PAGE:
The pod borer is a ‘major problem’ which can destroy up to 60 percent of pigeonpea (arhar) yield and inflict up to 50 percent damage on chickpea (gram), a shorter duration crop, says CLL Gowda, the deputy director-general of International Crops Research Institute for the Semi-Arid Tropics or Icrisat, who retired in January.
‘We do not have good available resistance in local varieties so we have to depend on genetic modification,’ Gowda says.
‘This is where Bt chickpea and Bt pigeonpea are going to be of help but scientists are constrained because we cannot do field-level trials.’ Gowda was referring to the difficulty of procuring no objection certificates from states governments whose permission is necessary for field trials. It was a condition imposed by then environment minister Jairam Ramesh in 2005, following the dust raised by the commercialization of Bt brinjal.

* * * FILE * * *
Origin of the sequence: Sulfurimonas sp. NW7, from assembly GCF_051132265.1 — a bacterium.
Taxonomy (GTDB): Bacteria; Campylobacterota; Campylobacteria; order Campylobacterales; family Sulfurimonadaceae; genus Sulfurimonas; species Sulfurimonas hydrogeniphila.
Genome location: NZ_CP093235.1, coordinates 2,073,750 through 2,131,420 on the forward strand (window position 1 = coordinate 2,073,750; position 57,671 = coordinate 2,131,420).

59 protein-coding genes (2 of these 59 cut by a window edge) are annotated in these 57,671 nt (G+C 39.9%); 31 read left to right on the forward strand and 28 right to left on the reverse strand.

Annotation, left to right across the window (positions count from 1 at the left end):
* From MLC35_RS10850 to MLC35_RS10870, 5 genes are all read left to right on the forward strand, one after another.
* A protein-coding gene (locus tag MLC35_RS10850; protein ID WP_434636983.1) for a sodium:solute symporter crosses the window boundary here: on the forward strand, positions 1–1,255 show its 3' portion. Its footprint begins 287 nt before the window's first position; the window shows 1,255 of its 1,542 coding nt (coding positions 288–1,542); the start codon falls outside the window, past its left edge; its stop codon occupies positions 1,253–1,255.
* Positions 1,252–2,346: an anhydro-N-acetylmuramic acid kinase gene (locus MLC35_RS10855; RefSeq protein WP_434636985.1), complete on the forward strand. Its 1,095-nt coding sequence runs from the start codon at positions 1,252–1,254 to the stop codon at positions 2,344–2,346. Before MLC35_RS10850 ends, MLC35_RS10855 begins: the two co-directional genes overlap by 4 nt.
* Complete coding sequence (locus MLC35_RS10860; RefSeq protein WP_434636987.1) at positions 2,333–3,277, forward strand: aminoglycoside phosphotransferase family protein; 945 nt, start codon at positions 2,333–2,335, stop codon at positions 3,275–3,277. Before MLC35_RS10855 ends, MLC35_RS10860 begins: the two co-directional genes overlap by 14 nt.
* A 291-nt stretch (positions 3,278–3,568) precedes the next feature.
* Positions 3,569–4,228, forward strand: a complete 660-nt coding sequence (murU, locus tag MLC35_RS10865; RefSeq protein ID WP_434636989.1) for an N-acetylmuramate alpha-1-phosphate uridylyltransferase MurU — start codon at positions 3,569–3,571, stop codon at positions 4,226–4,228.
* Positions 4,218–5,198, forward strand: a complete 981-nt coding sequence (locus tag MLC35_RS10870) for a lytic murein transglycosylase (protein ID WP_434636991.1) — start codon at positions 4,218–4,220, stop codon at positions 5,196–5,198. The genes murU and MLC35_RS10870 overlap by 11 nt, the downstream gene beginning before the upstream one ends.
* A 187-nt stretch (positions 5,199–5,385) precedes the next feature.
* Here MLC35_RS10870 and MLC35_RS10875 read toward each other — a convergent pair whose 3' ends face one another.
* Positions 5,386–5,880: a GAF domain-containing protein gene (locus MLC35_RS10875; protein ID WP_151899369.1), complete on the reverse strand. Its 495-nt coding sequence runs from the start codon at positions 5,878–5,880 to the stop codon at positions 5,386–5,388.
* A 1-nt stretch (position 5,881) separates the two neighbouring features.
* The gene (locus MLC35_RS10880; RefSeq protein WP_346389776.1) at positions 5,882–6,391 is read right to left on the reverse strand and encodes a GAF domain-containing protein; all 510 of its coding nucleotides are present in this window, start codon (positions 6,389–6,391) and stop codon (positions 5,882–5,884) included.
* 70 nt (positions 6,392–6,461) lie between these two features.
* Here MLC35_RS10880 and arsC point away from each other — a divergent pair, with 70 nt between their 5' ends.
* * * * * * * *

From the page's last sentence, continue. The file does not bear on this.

Bt chickpea and Bt pigeonpea would be ‘the biggest revolution’ that could happen to the two pulses crops that are most consumed in India, Gowda said.
He was speaking to this website at the Icrisat campus in Hyderabad on 27 July while on a visit to the city from Mysore, where he lives in retirement.
Bt stands for the initials of a soil bacterium whose gene is toxic to the pod borer. It has been used effectively in Bt cotton, which covers 95 percent of India’s cotton acreage.
When asked why scientists like him did not educate policy makers to shed their negative attitude to genetic modification technology in view of the benefits is conferred, Gowda said ‘we are doing but maybe we must do a little more.’ He said Icrisat was working with the Indian Council of Agricultural Research and the state agricultural universities to reach out to media persons with data and information.
(Top photo: CLL Gowda at Icrisat’s Gene Bank in Hyderabad. Photo by Ram Vashisht on 27 July, 2015).
To read Gowda’s full interview on this website click here.